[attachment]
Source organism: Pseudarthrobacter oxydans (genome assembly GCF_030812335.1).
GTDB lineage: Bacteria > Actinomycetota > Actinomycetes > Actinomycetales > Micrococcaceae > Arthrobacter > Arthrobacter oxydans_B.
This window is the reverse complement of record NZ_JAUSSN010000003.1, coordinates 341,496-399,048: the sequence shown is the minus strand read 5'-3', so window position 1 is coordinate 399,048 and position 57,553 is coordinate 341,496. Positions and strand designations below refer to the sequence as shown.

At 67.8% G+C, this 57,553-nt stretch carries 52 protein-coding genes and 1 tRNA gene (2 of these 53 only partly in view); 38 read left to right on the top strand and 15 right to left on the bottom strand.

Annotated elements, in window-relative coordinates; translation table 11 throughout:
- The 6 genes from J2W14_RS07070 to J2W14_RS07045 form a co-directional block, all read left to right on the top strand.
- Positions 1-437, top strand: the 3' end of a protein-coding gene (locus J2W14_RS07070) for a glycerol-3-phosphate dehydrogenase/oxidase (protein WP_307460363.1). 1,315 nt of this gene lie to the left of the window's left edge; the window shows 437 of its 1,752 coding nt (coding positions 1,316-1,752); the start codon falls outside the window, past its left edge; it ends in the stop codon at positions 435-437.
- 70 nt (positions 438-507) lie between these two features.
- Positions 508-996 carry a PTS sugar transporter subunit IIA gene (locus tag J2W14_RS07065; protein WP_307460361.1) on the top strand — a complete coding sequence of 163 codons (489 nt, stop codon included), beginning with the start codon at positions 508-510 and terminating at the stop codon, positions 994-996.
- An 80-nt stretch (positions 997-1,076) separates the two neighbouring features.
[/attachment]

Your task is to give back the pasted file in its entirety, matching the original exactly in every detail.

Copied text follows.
Source organism: Pseudarthrobacter oxydans (genome assembly GCF_030812335.1).
GTDB lineage: Bacteria > Actinomycetota > Actinomycetes > Actinomycetales > Micrococcaceae > Arthrobacter > Arthrobacter oxydans_B.
This window is the reverse complement of record NZ_JAUSSN010000003.1, coordinates 341,496-399,048: the sequence shown is the minus strand read 5'-3', so window position 1 is coordinate 399,048 and position 57,553 is coordinate 341,496. Positions and strand designations below refer to the sequence as shown.

At 67.8% G+C, this 57,553-nt stretch carries 52 protein-coding genes and 1 tRNA gene (2 of these 53 only partly in view); 38 read left to right on the top strand and 15 right to left on the bottom strand.

Annotated elements, in window-relative coordinates; translation table 11 throughout:
- The 6 genes from J2W14_RS07070 to J2W14_RS07045 form a co-directional block, all read left to right on the top strand.
- Positions 1-437, top strand: the 3' end of a protein-coding gene (locus J2W14_RS07070) for a glycerol-3-phosphate dehydrogenase/oxidase (protein WP_307460363.1). 1,315 nt of this gene lie to the left of the window's left edge; the window shows 437 of its 1,752 coding nt (coding positions 1,316-1,752); the start codon falls outside the window, past its left edge; it ends in the stop codon at positions 435-437.
- 70 nt (positions 438-507) lie between these two features.
- Positions 508-996 carry a PTS sugar transporter subunit IIA gene (locus tag J2W14_RS07065; protein WP_307460361.1) on the top strand — a complete coding sequence of 163 codons (489 nt, stop codon included), beginning with the start codon at positions 508-510 and terminating at the stop codon, positions 994-996.
- An 80-nt stretch (positions 997-1,076) separates the two neighbouring features.